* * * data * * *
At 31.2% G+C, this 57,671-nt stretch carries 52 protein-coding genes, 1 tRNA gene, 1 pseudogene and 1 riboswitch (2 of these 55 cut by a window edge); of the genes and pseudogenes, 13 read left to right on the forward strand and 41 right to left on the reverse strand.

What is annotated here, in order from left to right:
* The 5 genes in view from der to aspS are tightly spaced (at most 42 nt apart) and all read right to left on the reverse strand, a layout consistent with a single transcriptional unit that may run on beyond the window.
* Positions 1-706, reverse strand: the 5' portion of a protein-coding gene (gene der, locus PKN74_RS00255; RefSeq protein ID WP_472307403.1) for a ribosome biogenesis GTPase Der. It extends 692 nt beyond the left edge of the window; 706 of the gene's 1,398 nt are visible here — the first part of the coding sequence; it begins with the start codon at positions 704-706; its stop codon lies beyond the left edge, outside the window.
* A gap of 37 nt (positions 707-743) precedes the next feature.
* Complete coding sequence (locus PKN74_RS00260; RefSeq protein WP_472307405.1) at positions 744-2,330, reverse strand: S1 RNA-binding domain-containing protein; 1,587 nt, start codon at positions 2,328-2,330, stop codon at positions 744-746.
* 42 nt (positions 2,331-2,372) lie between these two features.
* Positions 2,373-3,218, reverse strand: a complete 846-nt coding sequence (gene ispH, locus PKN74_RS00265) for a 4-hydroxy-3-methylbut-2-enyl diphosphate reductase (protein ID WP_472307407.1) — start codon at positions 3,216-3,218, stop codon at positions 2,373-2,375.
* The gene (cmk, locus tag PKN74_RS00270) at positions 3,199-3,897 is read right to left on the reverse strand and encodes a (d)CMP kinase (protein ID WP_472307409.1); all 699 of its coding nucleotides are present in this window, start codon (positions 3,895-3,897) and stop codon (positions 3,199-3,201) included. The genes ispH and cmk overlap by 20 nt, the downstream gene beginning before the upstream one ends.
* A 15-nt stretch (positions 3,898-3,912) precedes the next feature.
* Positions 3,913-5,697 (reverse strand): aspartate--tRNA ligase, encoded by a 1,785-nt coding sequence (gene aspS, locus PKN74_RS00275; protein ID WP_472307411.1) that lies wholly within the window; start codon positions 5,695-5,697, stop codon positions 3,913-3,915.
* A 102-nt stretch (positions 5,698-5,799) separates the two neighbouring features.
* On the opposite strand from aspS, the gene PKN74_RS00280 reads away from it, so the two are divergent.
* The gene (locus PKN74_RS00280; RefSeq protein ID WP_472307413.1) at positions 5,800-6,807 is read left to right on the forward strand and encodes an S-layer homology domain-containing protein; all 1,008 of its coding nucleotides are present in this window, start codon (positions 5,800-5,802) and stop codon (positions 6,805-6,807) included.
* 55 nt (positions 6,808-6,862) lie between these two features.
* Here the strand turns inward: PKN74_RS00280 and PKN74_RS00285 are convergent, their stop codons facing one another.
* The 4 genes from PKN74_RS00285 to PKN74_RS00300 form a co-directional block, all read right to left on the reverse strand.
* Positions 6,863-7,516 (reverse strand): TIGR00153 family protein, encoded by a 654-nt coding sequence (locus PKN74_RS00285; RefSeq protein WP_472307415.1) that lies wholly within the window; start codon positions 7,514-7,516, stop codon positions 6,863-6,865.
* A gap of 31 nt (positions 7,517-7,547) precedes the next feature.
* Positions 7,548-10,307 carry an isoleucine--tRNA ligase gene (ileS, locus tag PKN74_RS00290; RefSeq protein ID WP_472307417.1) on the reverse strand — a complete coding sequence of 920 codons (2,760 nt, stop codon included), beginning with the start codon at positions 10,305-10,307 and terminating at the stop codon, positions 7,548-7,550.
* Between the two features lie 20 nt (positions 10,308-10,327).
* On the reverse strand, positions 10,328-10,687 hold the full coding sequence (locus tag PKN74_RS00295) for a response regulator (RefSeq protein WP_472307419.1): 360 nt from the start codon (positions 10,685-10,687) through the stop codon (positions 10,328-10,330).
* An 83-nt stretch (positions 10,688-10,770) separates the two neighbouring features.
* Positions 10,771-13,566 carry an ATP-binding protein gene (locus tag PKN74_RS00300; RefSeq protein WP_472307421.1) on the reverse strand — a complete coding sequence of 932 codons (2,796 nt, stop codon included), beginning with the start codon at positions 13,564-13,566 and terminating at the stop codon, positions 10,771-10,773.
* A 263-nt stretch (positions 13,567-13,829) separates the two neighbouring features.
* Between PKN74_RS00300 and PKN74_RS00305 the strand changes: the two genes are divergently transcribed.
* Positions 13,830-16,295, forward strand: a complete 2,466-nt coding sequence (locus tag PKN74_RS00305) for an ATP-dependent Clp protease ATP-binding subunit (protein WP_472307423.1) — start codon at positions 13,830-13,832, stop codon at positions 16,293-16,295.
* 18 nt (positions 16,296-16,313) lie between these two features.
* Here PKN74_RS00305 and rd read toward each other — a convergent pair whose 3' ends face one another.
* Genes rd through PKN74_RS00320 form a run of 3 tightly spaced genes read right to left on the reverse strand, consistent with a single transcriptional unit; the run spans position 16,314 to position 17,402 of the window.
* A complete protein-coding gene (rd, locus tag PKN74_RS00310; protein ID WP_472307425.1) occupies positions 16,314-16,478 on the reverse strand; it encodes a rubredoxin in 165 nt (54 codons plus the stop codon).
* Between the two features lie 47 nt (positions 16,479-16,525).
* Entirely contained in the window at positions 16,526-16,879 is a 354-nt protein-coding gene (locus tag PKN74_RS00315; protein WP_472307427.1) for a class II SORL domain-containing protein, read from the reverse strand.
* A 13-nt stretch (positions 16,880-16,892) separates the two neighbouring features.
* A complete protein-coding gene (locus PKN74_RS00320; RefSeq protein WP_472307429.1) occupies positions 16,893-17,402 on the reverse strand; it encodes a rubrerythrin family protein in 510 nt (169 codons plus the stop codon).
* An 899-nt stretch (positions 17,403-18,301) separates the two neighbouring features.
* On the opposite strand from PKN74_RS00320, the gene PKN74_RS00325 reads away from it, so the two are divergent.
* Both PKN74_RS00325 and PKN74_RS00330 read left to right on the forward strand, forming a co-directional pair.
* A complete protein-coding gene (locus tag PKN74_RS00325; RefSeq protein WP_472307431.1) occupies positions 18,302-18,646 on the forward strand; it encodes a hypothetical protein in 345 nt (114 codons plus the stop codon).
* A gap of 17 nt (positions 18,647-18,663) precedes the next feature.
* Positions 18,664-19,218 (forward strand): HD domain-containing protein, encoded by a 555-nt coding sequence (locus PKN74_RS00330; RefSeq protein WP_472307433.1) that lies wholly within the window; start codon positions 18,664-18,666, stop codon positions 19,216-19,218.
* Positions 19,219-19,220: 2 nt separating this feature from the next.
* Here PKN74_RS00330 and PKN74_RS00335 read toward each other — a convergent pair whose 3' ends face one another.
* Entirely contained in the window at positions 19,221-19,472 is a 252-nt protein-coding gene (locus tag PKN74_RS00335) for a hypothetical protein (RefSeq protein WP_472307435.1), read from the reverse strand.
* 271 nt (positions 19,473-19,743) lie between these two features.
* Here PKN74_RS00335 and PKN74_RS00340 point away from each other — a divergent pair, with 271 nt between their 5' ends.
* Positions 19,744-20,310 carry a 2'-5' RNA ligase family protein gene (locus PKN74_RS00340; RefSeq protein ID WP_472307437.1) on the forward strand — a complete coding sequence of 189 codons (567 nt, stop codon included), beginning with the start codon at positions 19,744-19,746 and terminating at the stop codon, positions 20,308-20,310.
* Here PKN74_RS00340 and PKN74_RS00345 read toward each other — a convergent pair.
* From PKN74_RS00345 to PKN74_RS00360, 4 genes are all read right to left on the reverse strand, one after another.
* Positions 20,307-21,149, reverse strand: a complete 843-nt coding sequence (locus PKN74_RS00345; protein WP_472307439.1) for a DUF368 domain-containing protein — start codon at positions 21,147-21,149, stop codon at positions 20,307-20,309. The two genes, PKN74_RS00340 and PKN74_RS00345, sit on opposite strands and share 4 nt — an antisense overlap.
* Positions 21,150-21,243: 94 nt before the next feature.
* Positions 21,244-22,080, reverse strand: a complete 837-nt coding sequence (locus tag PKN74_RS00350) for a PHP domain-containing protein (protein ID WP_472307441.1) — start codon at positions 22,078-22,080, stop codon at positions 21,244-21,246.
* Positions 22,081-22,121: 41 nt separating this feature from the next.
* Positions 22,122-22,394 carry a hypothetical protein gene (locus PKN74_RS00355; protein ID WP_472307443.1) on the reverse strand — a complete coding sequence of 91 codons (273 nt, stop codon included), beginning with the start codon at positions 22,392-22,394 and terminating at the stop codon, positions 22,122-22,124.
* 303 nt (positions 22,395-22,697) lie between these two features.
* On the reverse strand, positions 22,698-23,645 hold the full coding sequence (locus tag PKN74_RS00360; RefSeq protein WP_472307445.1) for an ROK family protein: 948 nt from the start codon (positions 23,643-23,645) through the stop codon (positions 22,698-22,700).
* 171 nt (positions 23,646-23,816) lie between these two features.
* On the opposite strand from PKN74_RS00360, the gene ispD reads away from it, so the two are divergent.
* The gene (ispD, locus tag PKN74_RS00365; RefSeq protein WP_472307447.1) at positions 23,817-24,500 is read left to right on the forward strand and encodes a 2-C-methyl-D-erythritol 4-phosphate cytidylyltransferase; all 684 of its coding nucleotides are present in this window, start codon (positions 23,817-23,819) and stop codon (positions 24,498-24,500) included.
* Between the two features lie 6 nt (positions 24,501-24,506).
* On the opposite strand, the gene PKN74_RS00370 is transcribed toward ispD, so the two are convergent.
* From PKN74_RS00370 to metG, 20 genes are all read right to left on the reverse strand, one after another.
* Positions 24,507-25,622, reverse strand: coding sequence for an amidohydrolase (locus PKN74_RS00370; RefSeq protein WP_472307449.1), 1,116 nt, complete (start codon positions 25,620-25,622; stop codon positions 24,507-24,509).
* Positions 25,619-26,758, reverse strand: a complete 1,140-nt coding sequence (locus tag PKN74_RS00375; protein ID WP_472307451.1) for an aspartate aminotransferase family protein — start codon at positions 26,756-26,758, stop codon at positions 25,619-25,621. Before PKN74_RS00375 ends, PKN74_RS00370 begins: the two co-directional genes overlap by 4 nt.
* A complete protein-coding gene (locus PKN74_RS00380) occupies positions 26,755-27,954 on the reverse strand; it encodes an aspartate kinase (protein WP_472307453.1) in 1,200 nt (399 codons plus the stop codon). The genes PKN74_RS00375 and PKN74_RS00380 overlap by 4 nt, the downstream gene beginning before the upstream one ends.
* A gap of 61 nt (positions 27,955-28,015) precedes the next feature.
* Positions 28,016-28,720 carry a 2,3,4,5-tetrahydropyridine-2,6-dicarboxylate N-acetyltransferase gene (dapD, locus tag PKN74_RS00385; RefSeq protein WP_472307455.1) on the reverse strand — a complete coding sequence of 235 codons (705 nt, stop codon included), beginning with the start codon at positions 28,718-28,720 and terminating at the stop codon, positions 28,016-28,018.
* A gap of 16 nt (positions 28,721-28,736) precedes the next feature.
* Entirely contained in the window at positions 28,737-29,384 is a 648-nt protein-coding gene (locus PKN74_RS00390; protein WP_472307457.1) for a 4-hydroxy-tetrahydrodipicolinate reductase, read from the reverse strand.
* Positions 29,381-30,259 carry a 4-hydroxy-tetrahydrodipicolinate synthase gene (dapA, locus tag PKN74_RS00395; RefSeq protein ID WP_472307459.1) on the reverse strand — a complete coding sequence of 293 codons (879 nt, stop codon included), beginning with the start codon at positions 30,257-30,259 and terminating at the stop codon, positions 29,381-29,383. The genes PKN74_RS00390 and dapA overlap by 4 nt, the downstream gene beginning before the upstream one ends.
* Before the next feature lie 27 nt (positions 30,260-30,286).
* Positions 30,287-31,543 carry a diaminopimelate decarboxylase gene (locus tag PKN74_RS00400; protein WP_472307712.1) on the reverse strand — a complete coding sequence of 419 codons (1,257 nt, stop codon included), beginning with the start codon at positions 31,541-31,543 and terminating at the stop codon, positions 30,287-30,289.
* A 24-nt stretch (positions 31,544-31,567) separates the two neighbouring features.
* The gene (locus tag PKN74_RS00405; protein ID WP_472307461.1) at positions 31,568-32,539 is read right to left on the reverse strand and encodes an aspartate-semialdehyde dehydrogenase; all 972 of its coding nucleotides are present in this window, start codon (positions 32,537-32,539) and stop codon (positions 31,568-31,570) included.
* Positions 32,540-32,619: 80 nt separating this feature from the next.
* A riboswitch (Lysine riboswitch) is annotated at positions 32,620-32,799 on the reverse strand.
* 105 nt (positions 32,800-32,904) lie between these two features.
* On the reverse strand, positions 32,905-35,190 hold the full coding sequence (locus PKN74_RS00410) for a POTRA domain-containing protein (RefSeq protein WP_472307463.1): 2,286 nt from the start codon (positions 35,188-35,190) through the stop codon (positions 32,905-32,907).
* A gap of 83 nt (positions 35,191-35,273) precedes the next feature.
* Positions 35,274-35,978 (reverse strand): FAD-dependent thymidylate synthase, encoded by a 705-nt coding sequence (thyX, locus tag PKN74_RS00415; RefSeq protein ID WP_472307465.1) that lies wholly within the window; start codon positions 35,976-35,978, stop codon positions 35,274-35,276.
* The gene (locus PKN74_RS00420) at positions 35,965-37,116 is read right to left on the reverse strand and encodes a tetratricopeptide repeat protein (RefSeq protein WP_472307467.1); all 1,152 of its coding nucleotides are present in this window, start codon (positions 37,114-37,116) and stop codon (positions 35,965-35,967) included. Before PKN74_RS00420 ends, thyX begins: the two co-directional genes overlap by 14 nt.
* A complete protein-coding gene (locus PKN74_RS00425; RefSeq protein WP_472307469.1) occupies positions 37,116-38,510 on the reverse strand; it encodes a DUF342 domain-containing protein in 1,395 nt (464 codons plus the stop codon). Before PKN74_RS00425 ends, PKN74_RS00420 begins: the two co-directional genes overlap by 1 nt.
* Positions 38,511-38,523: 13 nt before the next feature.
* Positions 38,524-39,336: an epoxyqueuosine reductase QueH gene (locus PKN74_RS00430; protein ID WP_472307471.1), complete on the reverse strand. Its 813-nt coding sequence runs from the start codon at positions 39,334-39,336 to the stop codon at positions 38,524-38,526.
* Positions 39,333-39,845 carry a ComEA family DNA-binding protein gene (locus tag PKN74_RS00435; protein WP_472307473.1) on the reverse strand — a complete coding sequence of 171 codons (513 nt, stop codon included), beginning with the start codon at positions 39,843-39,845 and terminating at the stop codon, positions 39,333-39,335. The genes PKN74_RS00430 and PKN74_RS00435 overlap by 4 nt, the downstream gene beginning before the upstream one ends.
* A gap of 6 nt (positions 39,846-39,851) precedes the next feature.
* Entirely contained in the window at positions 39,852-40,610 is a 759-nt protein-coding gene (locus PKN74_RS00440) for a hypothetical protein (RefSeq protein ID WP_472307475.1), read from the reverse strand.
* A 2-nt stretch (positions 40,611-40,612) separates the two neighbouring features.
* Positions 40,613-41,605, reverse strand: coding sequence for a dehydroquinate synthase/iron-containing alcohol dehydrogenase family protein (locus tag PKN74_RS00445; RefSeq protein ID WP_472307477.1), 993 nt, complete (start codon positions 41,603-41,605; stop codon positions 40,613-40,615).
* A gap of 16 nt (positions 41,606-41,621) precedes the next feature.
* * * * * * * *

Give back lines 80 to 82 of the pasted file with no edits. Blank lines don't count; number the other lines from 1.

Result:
* Positions 35,274-35,978 (reverse strand): FAD-dependent thymidylate synthase, encoded by a 705-nt coding sequence (thyX, locus tag PKN74_RS00415; RefSeq protein ID WP_472307465.1) that lies wholly within the window; start codon positions 35,976-35,978, stop codon positions 35,274-35,276.
* The gene (locus PKN74_RS00420) at positions 35,965-37,116 is read right to left on the reverse strand and encodes a tetratricopeptide repeat protein (RefSeq protein WP_472307467.1); all 1,152 of its coding nucleotides are present in this window, start codon (positions 37,114-37,116) and stop codon (positions 35,965-35,967) included. Before PKN74_RS00420 ends, thyX begins: the two co-directional genes overlap by 14 nt.
* A complete protein-coding gene (locus PKN74_RS00425; RefSeq protein WP_472307469.1) occupies positions 37,116-38,510 on the reverse strand; it encodes a DUF342 domain-containing protein in 1,395 nt (464 codons plus the stop codon). Before PKN74_RS00425 ends, PKN74_RS00420 begins: the two co-directional genes overlap by 1 nt.